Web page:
I know they did the upgrades. My 1888 was a Turk rifle. It has the S and Z conversion done. The S they extended the throat to let the 323 bullet slowly squeeze down to 318. The Z was when ther recut the bore to 323 from 318.
The one I have still has a .318" bore, so I buy properly sized bullets.  You are fortunate in not having to do that because the .318" bullets are harder to find and usually more expensive.

I am sure the 1893 is a much stronger action than the 1888 though.
General consensus is the 1893 is indeed much stronger.  I'm not sure if I'd shoot the Turk surplus I have through an 1888, although I bet the Turks probably did.
Link Posted: 1/27/2020 8:37:26 PM EDT
Oh, I should also add that to load the .318" bullets, I bought a custom sized mandrel die set from Lee.  Without that the normal dies usually won't seat the bullet securely enough.
Link Posted: 1/31/2020 12:30:19 AM EDT
I'd be interested in one (assuming I had the coin at the time) if it's in original condition with the magazine cut-off intact.  Also would consider an action by itself that still had that feature, including all of the cut-off components, if it were in good enough shape.
Link Posted: 1/31/2020 4:52:17 PM EDT
[Last Edit: 1/31/2020 4:53:52 PM EDT by Jerret_S]
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Originally Posted By bigstick61:
I'd be interested in one (assuming I had the coin at the time) if it's in original condition with the magazine cut-off intact.  Also would consider an action by itself that still had that feature, including all of the cut-off components, if it were in good enough shape.
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I bet anything like that would be rare as hell and a a neat story to tell how it got here.
Link Posted: 1/31/2020 7:17:57 PM EDT
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Originally Posted By Jerret_S:
I bet anything like that would be rare as hell and a a neat story to tell how it got here.
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Originally Posted By Jerret_S:
Originally Posted By bigstick61:
I'd be interested in one (assuming I had the coin at the time) if it's in original condition with the magazine cut-off intact.  Also would consider an action by itself that still had that feature, including all of the cut-off components, if it were in good enough shape.
I bet anything like that would be rare as hell and a a neat story to tell how it got here.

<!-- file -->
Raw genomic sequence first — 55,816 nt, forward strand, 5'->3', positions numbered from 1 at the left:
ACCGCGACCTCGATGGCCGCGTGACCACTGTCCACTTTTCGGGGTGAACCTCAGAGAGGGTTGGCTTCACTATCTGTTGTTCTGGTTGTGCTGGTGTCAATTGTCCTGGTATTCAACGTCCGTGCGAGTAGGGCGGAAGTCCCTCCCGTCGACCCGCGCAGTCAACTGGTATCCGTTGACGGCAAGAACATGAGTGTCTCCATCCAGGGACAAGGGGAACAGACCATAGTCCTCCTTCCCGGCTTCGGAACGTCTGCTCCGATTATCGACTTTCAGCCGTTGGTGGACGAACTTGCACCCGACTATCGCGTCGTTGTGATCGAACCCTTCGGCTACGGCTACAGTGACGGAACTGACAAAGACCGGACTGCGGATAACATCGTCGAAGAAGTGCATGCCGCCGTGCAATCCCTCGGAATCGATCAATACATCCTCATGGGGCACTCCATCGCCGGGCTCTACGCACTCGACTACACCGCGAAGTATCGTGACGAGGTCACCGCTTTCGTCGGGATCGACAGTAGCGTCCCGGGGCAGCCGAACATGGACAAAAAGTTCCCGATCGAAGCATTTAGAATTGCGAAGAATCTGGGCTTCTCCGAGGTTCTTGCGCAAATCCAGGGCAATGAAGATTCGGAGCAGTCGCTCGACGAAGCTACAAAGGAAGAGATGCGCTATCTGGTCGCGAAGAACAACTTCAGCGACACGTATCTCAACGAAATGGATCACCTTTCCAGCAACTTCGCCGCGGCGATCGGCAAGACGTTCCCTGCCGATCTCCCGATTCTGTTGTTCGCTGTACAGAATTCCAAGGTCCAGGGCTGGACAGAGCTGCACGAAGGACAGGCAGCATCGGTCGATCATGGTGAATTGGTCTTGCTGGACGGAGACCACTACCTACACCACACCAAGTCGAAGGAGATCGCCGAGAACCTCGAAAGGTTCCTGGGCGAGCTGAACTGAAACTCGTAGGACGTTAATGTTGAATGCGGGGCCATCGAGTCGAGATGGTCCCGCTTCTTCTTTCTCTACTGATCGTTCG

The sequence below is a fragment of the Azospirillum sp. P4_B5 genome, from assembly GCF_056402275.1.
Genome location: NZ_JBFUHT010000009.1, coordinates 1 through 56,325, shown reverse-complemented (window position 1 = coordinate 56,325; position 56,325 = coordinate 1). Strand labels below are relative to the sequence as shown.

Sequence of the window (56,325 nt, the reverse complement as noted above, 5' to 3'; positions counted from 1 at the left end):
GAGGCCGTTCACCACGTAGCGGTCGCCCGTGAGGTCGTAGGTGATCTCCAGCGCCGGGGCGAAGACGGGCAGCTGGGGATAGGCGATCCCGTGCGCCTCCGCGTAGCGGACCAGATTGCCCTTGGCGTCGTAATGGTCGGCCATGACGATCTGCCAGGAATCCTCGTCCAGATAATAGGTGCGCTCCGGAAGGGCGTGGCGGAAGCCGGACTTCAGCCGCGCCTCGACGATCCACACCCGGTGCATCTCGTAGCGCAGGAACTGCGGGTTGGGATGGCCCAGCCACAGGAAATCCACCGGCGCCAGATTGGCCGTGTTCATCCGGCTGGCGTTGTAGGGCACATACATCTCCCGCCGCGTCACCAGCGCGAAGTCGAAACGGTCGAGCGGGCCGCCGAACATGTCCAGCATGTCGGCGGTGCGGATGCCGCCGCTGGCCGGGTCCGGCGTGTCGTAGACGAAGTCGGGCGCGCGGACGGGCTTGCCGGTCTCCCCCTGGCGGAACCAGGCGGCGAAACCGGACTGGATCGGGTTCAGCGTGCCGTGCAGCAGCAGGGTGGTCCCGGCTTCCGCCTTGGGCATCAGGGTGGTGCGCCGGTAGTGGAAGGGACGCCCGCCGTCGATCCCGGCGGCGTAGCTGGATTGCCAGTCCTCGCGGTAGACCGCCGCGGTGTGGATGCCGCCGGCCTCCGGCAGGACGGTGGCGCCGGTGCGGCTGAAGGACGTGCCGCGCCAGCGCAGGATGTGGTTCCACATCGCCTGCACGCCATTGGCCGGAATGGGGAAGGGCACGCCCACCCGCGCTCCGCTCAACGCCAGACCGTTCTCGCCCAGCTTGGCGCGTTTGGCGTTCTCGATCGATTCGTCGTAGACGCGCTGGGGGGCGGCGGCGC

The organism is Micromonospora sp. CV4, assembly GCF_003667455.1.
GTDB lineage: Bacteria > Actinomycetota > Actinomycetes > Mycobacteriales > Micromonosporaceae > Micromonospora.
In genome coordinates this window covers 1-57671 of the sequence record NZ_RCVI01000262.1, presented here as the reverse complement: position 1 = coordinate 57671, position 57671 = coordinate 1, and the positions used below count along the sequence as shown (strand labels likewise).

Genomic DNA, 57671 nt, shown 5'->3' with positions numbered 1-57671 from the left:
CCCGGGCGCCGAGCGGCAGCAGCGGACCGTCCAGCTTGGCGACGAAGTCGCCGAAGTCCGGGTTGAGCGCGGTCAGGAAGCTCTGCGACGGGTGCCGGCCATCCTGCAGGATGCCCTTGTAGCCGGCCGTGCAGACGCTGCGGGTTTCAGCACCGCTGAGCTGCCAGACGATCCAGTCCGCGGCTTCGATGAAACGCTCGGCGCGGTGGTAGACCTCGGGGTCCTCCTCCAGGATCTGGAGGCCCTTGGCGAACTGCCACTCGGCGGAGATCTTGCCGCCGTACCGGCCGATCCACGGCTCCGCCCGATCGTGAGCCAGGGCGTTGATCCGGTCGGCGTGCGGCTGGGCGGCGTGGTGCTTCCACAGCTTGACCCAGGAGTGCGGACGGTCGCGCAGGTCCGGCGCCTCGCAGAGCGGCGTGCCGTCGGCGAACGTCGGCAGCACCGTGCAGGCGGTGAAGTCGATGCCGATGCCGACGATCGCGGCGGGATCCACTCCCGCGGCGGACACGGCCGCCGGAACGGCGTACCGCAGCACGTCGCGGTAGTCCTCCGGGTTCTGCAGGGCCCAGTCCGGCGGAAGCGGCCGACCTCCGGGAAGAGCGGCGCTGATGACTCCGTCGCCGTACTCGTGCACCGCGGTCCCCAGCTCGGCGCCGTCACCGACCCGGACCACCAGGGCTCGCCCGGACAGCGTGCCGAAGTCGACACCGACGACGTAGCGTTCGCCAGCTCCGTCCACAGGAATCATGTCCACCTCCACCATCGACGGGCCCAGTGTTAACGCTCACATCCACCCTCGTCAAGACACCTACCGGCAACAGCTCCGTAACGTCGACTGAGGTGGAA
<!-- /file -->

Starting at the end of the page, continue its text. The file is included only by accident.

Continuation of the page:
Yeah, I haven't heard of too many people who own one like that, but they do exist.  I'm mainly interested in the magazine cut-off system.  It's the only Mauser that had one AFAIK.
Link Posted: 1/31/2020 7:57:26 PM EDT
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Originally Posted By 98kGuy:
Although technically not sure I agree its an Antique...I have read where it only maintains the antique status if its in original form, so the upgrades in the 30's seems to negate that...I wouldn't worry about it, but mainly curious...I have seen it interpreted both ways...
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C&R has to remain in generally original configuration to remain C&R eligibility - hence all the Fudds butthurt about sporterized guns and the tricks used to hide duffle cuts.  Antiques are actions made before 1 Jan 1899, no matter what else has been done to them.
Link Posted: 1/31/2020 8:06:03 PM EDT
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Originally Posted By backbencher:
C&R has to remain in generally original configuration to remain C&R eligibility - hence all the Fudds butthurt about sporterized guns and the tricks used to hide duffle cuts.  Antiques are actions made before 1 Jan 1899, no matter what else has been done to them.
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Originally Posted By backbencher:
Originally Posted By 98kGuy:
Although technically not sure I agree its an Antique...I have read where it only maintains the antique status if its in original form, so the upgrades in the 30's seems to negate that...I wouldn't worry about it, but mainly curious...I have seen it interpreted both ways...